By Jason Dunn
Clinton County Chatter Staff Reporter
ST. JOHNS — The city of St. Johns last year saw its highest rate of grand larceny since 2011.
The 2015 St. Johns Police Department Annual Report recognizes grand larceny as an index crime, classifying it as any theft exceeding $1,000.
Officer Matt Dedyne attributes this to an overall increase in drug use, going on to state that there is a “direct” relationship between this high number and the most popular drug of choice currently, methamphetamine.
“So what we see with the increase in drug activity … and we’ll narrow it down to methamphetamine … is when people become addicted to this drug, it becomes their purpose for living, almost. So, they stop doing the things that they normally did like work, or contributing to their family or community,” Dedyne said.
“So, then what happens is they don’t have that income coming in and they are so concentrated on getting high, that they don’t have money to go out and buy the ingredients for themselves to cook the meth or for them to give the ingredients to someone else to cook it for them,” Dedyne said. “So we begin to see a direct correlation between drug use and property crimes.”
He goes on to mention that the addiction truly takes over. Because it can be produced so easily, it drives people to commit these crimes for the sole purpose of getting high.
“Then, they’ll start to break into people’s houses and businesses to steal items in order to pawn or sell them on Craigslist or Facebook, whatever means necessary to get that money to feed their habit. So there is definitely a correlation between property crimes and illicit drug use,” he said.
To this claim, 26-year St. Johns police veteran Lt. Robert Wilkie mentions that the same type of crime exists everywhere “just at a lower rate, here.”
According to Eastern Michigan University Professor Gregg Barak though, certain types of crime like property crime that exist specifically in rural areas are due to low population numbers.
He mentions through email, “Regarding the differences between crime in urban areas and that of smaller towns with respect to both incidents and rates of crime, of course, there are differences depending on the types of crime one is discussing/examining. However, the problem with a lot of data and graphs on the issue here is they do not address white collar crimes.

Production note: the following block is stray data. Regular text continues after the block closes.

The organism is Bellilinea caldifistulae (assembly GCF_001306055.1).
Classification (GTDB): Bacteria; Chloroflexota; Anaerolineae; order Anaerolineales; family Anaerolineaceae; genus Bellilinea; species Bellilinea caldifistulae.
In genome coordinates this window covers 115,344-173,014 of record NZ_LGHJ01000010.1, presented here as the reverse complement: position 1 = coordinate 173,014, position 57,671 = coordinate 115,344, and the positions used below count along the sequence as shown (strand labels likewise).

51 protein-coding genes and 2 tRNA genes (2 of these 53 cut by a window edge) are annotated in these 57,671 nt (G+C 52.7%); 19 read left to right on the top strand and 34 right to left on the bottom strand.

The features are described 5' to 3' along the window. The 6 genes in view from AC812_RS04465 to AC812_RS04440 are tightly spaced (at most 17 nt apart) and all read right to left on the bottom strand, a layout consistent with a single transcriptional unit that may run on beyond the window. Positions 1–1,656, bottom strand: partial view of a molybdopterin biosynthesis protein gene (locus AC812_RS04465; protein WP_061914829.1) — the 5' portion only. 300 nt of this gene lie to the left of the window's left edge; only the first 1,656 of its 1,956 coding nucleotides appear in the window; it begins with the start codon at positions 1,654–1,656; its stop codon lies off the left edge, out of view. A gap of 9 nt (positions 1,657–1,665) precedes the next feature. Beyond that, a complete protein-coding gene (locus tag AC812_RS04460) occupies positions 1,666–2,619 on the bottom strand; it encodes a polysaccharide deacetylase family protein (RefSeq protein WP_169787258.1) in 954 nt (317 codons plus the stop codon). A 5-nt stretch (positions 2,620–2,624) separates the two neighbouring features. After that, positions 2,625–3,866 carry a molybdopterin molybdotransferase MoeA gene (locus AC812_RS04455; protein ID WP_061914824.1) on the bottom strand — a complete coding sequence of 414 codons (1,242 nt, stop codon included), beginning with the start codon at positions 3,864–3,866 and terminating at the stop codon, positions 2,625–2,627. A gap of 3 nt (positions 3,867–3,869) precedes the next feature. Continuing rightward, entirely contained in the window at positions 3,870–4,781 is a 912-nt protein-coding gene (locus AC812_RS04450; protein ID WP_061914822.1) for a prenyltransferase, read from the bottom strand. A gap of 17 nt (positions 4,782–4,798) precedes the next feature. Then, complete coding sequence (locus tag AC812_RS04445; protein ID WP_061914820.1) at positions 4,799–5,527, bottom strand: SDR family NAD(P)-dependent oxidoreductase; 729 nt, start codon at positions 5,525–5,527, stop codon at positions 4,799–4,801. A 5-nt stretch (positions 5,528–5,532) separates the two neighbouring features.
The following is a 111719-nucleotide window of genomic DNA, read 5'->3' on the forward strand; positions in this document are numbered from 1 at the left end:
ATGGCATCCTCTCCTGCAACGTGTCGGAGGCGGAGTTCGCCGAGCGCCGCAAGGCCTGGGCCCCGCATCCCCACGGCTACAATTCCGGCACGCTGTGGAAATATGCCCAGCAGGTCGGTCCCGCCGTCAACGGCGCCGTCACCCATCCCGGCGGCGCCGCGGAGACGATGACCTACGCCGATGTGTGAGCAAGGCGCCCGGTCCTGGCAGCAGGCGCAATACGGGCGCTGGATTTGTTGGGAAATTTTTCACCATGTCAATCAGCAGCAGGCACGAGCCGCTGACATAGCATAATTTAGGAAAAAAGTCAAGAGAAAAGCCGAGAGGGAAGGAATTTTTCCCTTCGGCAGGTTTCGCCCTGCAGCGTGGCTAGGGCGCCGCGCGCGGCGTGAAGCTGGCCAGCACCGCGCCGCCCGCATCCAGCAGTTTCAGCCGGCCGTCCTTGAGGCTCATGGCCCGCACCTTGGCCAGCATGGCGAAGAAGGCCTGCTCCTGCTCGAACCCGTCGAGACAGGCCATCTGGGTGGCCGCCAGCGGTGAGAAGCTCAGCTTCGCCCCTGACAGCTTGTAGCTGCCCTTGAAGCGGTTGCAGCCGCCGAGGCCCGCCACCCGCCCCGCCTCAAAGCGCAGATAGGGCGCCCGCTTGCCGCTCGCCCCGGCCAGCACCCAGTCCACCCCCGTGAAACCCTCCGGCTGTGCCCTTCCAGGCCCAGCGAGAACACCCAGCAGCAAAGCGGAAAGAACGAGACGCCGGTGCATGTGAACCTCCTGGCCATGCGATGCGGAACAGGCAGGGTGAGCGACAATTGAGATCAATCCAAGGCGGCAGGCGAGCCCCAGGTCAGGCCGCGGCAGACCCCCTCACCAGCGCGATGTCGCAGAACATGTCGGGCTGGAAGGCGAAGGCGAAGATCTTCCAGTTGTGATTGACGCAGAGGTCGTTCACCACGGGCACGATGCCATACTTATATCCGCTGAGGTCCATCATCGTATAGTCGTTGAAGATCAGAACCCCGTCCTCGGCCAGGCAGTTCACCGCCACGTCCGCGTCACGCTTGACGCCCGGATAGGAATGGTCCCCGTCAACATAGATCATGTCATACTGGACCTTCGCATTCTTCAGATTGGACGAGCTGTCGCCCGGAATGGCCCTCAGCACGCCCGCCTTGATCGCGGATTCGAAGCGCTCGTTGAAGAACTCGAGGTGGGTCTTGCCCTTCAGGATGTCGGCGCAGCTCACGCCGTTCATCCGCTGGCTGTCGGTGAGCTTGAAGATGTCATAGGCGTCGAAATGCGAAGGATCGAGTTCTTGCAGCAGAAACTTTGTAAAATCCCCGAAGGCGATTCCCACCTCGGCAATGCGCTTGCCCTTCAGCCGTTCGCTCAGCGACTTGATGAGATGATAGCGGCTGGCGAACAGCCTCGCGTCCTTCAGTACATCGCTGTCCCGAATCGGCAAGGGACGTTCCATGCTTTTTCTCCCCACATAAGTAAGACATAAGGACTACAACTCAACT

“The most common rural crimes are theft (burglaries) because there is a lot of stuff lying around and stored in facilities without security. There are not many eyes to deter or see who is taking what. Also, another difference worth thinking about, is that while violent crime is higher in urban than rural areas; violence in the rural areas is more personal or person known rather than stranger violence—comparatively.”
Jane Cleland, an employee at the 80-year-old Rehmann’s Clothing store on the downtown strip, says that historically, the establishment has never had an issue with grand larceny, or burglary in general.
“We’ve truly never had an issue with burglaries. We know most of the people that are customers, here. We walk around and try to be friendly with everybody. People are less likely to steal if they know that you’re watching.”
Comparatively, overall crime, both index and non-index, increased only slightly in 2015. What Dedyne says has increased tremendously though, in light of the current socio-political climate surrounding police brutality, is the public’s view of policing.
“I know that I am respectful when I talk to people; every person, whether it be positive or negative. And as you probably know, in law enforcement, we don’t always get that attitude back towards us. So, you know you kind of have to do what you can to calm them down; but I treat people with respect,” he said.
“But as far as what has been televised in the last year and a half, we have definitely noticed overall more disrespect on the street level. You’ll get more people that want to cry racism and all that other stuff. You get more people that videotape during traffic stops, but there’s no problem with me because they’re being recorded too,” he said. “But what I tell them though is if I have to write them a ticket, I tell them not to fight it here on the side of the road, but to fight it in court.”
He goes on further to state that the media’s skewed portrayal of police officers makes it harder for him to do his job.
“What the media consistently fails to do, however, is talk about the tens of thousands of police officers across the nation. About 99 percent of them do their jobs effectively; that’s a true statistic by the way. It’s that small niche of officers though, in that one percent that get thrown on to national TV that creates this insane type of thing that you see. But like I said, I try my best to do my job within the law.”
Wilkie believes that this shift in disrespect for the law and those who keep it has a lot to do with a cultural change in parents’ accountability for their children.
“We experience the same type of crime that most areas do, just at a lower rate. In regards to the way we are perceived around here though, that has definitely changed. Parents around here used to support cops. They use to curtail their kids activity,” he said. “Now they deny that their kids are doing anything wrong. But at the end of the day, we don’t have the same public support.”